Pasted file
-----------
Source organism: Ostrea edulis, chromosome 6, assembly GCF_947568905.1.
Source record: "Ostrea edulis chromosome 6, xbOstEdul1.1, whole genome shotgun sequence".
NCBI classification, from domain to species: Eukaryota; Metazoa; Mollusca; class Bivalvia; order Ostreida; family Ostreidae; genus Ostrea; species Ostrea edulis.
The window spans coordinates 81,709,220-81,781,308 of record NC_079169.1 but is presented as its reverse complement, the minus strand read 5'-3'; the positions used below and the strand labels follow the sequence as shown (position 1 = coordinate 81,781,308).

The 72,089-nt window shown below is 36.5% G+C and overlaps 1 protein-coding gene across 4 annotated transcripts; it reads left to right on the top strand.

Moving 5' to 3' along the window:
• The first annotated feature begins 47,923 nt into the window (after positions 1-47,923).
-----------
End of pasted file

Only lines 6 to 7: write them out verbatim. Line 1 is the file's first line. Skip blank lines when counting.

Moving 5' to 3' along the window:
• The first annotated feature begins 47,923 nt into the window (after positions 1-47,923).